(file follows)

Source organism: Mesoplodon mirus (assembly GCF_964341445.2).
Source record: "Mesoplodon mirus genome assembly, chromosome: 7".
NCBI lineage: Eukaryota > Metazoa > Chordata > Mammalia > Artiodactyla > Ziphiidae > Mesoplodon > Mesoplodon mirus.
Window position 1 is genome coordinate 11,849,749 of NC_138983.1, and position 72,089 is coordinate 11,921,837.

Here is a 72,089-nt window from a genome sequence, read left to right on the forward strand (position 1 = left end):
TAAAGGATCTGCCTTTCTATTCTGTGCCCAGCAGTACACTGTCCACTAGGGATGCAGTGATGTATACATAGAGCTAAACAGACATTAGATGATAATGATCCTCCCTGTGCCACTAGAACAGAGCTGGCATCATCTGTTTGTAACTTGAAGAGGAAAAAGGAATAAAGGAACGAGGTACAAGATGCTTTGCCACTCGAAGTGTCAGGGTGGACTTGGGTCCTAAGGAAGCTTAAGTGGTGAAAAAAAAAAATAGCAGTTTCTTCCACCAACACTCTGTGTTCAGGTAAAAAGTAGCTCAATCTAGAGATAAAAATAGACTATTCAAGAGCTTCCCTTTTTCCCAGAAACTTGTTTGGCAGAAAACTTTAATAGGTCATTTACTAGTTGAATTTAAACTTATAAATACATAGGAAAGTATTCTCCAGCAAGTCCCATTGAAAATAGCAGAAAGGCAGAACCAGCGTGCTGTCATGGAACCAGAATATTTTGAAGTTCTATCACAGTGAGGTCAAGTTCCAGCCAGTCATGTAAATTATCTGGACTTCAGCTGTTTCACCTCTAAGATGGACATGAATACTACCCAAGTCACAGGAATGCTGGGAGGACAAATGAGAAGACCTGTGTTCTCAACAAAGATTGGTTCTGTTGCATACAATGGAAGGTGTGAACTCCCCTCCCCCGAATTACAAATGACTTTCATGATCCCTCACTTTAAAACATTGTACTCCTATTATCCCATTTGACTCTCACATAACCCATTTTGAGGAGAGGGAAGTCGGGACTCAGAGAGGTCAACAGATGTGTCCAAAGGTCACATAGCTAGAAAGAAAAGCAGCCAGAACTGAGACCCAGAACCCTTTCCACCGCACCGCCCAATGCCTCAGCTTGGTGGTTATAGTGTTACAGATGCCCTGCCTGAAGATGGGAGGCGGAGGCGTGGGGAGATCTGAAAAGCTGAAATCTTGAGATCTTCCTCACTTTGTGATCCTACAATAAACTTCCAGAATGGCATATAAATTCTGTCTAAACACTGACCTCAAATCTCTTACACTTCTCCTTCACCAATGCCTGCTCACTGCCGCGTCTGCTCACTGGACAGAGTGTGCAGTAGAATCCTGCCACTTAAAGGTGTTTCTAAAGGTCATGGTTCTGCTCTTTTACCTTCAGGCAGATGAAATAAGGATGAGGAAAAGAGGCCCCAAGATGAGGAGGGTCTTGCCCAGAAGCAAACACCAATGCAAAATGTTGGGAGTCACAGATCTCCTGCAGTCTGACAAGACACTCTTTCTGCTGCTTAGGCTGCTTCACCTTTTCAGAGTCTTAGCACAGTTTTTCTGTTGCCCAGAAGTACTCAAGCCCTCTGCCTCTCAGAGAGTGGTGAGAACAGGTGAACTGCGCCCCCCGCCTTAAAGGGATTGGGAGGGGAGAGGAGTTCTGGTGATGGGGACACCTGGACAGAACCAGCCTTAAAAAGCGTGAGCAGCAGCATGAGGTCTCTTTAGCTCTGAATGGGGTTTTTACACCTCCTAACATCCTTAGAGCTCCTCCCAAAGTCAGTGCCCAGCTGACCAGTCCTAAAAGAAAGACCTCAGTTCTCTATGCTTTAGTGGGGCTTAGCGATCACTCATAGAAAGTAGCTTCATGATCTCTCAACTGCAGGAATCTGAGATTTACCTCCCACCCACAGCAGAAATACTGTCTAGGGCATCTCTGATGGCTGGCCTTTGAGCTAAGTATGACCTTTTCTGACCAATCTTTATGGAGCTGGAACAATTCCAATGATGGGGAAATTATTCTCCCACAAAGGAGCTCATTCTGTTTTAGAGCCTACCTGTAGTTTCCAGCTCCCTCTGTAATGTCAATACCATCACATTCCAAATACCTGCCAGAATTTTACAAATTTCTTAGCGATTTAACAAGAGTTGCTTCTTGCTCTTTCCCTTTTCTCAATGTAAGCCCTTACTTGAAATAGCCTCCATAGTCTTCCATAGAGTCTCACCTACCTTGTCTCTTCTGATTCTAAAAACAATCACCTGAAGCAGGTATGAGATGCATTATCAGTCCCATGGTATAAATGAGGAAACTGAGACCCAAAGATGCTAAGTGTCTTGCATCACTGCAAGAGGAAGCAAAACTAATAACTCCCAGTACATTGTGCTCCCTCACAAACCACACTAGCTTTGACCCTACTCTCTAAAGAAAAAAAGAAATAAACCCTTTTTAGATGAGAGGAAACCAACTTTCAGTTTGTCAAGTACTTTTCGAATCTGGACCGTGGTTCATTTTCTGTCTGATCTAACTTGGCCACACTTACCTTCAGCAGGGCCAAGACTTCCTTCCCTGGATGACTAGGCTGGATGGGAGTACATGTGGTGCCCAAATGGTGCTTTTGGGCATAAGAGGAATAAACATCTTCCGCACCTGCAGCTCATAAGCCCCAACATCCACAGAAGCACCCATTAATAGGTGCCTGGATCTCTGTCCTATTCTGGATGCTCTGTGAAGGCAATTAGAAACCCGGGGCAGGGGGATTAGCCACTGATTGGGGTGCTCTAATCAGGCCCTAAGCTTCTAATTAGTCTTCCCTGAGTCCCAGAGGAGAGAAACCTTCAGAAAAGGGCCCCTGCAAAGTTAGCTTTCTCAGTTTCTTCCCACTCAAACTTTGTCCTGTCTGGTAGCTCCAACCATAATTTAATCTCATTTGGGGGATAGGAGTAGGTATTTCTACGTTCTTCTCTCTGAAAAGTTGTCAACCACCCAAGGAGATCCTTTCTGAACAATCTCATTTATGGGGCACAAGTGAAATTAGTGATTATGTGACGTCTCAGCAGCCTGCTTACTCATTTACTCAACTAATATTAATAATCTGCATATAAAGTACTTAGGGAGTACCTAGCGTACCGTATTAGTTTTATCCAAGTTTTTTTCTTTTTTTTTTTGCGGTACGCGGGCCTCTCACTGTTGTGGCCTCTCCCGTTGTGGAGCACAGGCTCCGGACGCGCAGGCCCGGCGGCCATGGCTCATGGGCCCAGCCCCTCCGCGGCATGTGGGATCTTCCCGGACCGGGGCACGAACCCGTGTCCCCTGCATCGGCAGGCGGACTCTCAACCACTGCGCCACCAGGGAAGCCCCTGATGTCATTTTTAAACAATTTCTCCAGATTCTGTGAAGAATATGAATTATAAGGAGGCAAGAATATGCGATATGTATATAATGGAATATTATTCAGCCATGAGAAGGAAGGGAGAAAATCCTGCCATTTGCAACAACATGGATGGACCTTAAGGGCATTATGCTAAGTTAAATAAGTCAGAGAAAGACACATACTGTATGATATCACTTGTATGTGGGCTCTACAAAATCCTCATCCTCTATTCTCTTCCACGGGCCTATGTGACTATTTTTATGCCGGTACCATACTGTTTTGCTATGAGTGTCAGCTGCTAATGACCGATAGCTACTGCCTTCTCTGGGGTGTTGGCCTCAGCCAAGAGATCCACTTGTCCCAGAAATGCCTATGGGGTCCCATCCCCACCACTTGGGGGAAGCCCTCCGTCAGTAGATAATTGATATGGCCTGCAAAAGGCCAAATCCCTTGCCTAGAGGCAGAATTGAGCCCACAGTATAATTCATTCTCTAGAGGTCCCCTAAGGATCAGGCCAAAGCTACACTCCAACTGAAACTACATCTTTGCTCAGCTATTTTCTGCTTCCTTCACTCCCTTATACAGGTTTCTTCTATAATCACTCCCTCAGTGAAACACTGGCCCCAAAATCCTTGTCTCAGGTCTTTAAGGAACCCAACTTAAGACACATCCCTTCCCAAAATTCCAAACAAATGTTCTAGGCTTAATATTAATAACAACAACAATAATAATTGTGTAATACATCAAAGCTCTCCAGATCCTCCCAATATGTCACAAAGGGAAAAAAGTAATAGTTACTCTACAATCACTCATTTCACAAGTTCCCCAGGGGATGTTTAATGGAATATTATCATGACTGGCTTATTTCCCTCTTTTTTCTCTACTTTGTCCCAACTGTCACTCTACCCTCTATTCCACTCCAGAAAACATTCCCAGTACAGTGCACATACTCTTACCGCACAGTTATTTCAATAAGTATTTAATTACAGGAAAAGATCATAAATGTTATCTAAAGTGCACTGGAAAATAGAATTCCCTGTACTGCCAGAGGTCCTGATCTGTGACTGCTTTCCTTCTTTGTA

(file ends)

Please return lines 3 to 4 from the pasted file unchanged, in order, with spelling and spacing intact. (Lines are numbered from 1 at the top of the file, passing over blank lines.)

NCBI lineage: Eukaryota > Metazoa > Chordata > Mammalia > Artiodactyla > Ziphiidae > Mesoplodon > Mesoplodon mirus.
Window position 1 is genome coordinate 11,849,749 of NC_138983.1, and position 72,089 is coordinate 11,921,837.